Whow blockchain works
Simple explanation. Blockchain is essentially a chain of blocks. Blocks contain digital information, think of them as packets of data tied up like a Christmas present. In the case of the Bitcoin blockchain: Within each block is a series of bitcoin transactions that took place over a period of time.
However, the word "blockchain" became known only recently - when a certain Satoshi Nakamoto showed how these technologies can be used to build a new financial system.
Blockchain was described in Satoshi Nakamoto's article "Bitcoin: A Peer-to-Peer Electronic Cash System". There, in just eight pages, the author described the basics of the Bitcoin cryptocurrency, which was based on the blockchain algorithm. Blockchain appeared alongside Bitcoin, but it can be used independently and even modified. Anyone can create their own blockchain, even on their laptop.
I am far from the hype about bitcoin commissions and exchanges, blockchain is a technology for me. New, strange, incomprehensible, but it seems to change the world, unlike your stories. Apparently he has been with us for a long time. I wrote this post as if I was talking about blockchain with my parents. I can also send it to my friends in the humanities and I'm sure they will understand.
So they came up with an alternative approach: keep a copy of the list for everyone. Thus, the attacker will not only have to rewrite the list, but also go into each house and rewrite the lists there. And then it turns out that someone kept several lists at home that no one knew about. This is called decentralization - see Bitcoin Fortress App for some details.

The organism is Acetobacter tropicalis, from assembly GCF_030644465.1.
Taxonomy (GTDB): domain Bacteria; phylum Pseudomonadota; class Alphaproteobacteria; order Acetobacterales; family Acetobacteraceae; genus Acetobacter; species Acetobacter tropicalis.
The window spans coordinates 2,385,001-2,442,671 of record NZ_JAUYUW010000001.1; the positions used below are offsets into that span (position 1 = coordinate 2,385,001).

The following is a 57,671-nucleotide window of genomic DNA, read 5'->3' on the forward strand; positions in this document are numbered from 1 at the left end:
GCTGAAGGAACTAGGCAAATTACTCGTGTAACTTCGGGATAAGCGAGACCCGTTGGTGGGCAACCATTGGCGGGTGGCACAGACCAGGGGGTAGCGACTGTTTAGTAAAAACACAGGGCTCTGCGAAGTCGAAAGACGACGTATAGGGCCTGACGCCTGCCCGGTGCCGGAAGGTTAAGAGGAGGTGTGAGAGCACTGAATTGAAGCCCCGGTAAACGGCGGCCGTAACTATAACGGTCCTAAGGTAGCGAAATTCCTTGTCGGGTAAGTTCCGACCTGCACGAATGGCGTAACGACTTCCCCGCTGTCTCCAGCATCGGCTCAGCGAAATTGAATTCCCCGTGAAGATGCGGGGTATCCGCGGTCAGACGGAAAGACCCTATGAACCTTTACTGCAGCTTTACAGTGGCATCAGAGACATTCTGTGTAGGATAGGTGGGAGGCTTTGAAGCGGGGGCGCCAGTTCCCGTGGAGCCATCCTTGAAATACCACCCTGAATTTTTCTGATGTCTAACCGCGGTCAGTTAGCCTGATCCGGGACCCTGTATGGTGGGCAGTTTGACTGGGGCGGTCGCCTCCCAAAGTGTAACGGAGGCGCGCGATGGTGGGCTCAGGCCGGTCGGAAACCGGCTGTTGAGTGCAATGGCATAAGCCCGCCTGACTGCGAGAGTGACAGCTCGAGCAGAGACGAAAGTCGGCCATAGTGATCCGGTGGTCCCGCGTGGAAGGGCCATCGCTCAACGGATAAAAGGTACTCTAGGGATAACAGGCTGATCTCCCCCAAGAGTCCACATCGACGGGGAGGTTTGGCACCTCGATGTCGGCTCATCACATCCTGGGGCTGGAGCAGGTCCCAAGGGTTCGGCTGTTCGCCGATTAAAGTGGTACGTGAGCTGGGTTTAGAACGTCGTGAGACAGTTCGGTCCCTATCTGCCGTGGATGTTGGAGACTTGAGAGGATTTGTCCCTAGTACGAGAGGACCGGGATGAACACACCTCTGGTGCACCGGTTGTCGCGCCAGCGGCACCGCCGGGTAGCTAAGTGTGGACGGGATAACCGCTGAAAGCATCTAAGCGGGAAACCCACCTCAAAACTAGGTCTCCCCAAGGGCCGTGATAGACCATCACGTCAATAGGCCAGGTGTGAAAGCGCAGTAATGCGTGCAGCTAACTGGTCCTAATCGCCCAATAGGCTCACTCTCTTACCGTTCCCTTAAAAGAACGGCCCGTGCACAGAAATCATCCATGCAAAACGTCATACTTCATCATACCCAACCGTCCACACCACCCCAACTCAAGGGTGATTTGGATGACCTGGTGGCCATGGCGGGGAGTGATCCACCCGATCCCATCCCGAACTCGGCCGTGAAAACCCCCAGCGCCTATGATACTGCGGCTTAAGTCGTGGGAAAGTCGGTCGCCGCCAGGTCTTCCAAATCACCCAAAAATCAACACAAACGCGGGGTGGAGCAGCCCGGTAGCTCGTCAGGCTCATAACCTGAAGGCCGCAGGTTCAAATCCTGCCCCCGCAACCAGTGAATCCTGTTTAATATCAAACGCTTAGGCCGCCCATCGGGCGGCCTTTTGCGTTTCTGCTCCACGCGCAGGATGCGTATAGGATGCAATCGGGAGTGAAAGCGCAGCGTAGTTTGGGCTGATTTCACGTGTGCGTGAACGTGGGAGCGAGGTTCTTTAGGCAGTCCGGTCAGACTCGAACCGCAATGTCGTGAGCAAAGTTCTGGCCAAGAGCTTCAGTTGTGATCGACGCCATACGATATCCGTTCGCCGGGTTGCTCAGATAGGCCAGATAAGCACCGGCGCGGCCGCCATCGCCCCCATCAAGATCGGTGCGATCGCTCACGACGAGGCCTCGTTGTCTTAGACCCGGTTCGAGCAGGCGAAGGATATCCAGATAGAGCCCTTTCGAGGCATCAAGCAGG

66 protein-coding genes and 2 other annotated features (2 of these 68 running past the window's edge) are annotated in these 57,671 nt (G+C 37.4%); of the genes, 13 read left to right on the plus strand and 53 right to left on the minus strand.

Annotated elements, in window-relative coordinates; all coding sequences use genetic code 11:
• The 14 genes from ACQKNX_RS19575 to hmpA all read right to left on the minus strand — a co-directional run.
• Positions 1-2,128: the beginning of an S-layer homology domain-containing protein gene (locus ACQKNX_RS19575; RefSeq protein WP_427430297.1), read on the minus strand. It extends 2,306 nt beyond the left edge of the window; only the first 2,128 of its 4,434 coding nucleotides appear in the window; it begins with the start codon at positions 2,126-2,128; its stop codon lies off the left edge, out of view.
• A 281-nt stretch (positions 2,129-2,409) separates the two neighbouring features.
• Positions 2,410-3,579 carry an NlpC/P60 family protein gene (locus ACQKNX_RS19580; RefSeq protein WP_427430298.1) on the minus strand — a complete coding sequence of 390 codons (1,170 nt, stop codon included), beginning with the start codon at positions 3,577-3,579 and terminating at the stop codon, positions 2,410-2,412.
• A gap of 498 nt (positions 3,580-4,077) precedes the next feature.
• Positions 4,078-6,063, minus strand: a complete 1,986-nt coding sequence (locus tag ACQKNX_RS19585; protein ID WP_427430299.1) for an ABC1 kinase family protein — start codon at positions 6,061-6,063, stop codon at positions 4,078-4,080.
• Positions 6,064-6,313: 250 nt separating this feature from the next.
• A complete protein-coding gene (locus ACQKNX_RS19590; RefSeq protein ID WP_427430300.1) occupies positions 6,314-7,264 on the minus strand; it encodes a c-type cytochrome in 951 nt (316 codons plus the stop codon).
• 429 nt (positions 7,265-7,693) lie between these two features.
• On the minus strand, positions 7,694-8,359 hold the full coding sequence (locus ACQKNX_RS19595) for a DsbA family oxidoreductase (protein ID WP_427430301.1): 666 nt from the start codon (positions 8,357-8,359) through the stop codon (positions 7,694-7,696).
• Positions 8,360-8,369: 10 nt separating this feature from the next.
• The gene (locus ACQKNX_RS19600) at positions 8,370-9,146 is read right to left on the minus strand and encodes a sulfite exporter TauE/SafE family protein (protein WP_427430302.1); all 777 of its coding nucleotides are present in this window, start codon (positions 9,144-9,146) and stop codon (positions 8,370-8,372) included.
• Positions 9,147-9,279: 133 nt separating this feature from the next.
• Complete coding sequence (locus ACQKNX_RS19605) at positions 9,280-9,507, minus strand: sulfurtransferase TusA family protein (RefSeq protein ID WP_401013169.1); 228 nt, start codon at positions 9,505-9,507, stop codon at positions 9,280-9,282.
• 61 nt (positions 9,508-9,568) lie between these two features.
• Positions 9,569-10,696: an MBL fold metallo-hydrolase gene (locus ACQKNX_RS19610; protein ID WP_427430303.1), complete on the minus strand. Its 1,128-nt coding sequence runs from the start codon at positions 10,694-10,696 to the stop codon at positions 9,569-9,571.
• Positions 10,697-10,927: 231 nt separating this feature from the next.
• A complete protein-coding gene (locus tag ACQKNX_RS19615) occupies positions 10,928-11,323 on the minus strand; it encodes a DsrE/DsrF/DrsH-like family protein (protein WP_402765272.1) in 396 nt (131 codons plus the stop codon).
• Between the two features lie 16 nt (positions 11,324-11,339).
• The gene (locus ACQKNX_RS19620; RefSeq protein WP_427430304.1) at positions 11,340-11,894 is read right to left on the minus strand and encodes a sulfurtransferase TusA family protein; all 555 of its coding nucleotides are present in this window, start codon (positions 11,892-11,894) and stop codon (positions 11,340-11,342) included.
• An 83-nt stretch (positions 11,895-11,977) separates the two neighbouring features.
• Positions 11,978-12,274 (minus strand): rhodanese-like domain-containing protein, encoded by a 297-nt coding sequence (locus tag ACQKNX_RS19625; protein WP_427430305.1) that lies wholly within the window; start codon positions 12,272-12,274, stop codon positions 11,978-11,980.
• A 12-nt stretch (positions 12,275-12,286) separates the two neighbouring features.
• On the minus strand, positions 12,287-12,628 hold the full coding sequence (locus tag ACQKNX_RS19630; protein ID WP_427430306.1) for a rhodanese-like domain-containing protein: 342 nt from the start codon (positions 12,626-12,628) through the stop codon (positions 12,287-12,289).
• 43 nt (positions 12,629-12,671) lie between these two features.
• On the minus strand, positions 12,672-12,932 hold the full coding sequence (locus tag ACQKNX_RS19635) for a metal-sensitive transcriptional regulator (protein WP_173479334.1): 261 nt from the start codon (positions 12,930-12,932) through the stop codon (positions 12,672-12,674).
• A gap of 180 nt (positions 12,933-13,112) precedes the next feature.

The disadvantage of this approach is that in order to make new entries, you will have to call all the other participants and inform each of them about the latest changes. But if those participants are soulless machines, at least that's not a problem.
In such a system, there is no single point of trust and, therefore, the possibility of corruption and fraud. All participants in the system act according to the same rule: no one trusts anyone. Everyone believes the information they have. This is the main law of any decentralized network.
Our friends liked the idea of keeping a tamper-proof “who borrowed whom” list. They also don't want to remember who paid for whom at the bar and how much they still owe - it's all written on the wall. You discussed the idea and decided that now you needed a list for everyone.
But who should you entrust with such an important account? When it comes to money, trust comes first. We will not entrust custody of our money to an unknown person. Our ancestors invented
for this, the banks, which they finally began to trust, because they are backed by a license from the Central Bank, laws and insurance.
In a circle of friends, everyone trusts each other, and you can simply choose the most responsible person for this role. But what if the question is about strangers? An entire city, a country or the whole world, as is the case with bitcoin? You can't trust anyone there.
Blockchain uses the mechanism of public and private keys for this, IT specialists have long used them to authorize on the same SSH. Here's how this complex but beautiful math works: You generate a pair of long prime numbers on your computer—the public key and the private key. The private key is considered top secret because it can decrypt what was encrypted with the public key. But the opposite is also the case. If you share the public key with all your friends, they can use it to encrypt any message so only you can read it because you have the private key. But beyond that, the public key has a useful effect - you can use it to verify that the data was encrypted with your private key without decrypting the data itself.